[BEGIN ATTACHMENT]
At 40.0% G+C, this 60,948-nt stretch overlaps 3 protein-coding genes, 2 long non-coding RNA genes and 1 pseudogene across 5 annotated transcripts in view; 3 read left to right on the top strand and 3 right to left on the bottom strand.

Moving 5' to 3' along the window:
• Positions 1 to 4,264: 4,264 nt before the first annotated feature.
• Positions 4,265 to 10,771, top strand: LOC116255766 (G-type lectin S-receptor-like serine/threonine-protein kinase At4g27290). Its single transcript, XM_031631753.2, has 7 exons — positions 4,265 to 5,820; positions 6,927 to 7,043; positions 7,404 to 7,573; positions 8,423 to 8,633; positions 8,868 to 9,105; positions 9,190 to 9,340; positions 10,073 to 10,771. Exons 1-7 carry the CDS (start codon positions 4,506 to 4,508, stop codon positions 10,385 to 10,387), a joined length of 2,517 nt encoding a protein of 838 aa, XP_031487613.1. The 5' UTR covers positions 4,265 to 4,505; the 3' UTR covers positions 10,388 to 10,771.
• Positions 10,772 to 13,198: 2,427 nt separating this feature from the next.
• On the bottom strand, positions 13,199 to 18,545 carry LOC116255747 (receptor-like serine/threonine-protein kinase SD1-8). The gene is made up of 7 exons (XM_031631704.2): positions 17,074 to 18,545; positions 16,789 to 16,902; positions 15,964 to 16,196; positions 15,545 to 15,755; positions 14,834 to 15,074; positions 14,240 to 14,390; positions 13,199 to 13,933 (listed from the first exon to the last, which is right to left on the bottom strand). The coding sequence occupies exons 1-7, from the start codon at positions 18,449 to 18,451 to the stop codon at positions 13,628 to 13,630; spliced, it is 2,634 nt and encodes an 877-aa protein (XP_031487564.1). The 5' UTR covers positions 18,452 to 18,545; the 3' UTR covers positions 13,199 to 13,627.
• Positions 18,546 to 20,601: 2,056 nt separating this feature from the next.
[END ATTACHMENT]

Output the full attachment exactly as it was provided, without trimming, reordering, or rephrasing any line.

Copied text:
At 40.0% G+C, this 60,948-nt stretch overlaps 3 protein-coding genes, 2 long non-coding RNA genes and 1 pseudogene across 5 annotated transcripts in view; 3 read left to right on the top strand and 3 right to left on the bottom strand.

Moving 5' to 3' along the window:
• Positions 1 to 4,264: 4,264 nt before the first annotated feature.
• Positions 4,265 to 10,771, top strand: LOC116255766 (G-type lectin S-receptor-like serine/threonine-protein kinase At4g27290). Its single transcript, XM_031631753.2, has 7 exons — positions 4,265 to 5,820; positions 6,927 to 7,043; positions 7,404 to 7,573; positions 8,423 to 8,633; positions 8,868 to 9,105; positions 9,190 to 9,340; positions 10,073 to 10,771. Exons 1-7 carry the CDS (start codon positions 4,506 to 4,508, stop codon positions 10,385 to 10,387), a joined length of 2,517 nt encoding a protein of 838 aa, XP_031487613.1. The 5' UTR covers positions 4,265 to 4,505; the 3' UTR covers positions 10,388 to 10,771.
• Positions 10,772 to 13,198: 2,427 nt separating this feature from the next.
• On the bottom strand, positions 13,199 to 18,545 carry LOC116255747 (receptor-like serine/threonine-protein kinase SD1-8). The gene is made up of 7 exons (XM_031631704.2): positions 17,074 to 18,545; positions 16,789 to 16,902; positions 15,964 to 16,196; positions 15,545 to 15,755; positions 14,834 to 15,074; positions 14,240 to 14,390; positions 13,199 to 13,933 (listed from the first exon to the last, which is right to left on the bottom strand). The coding sequence occupies exons 1-7, from the start codon at positions 18,449 to 18,451 to the stop codon at positions 13,628 to 13,630; spliced, it is 2,634 nt and encodes an 877-aa protein (XP_031487564.1). The 5' UTR covers positions 18,452 to 18,545; the 3' UTR covers positions 13,199 to 13,627.
• Positions 18,546 to 20,601: 2,056 nt separating this feature from the next.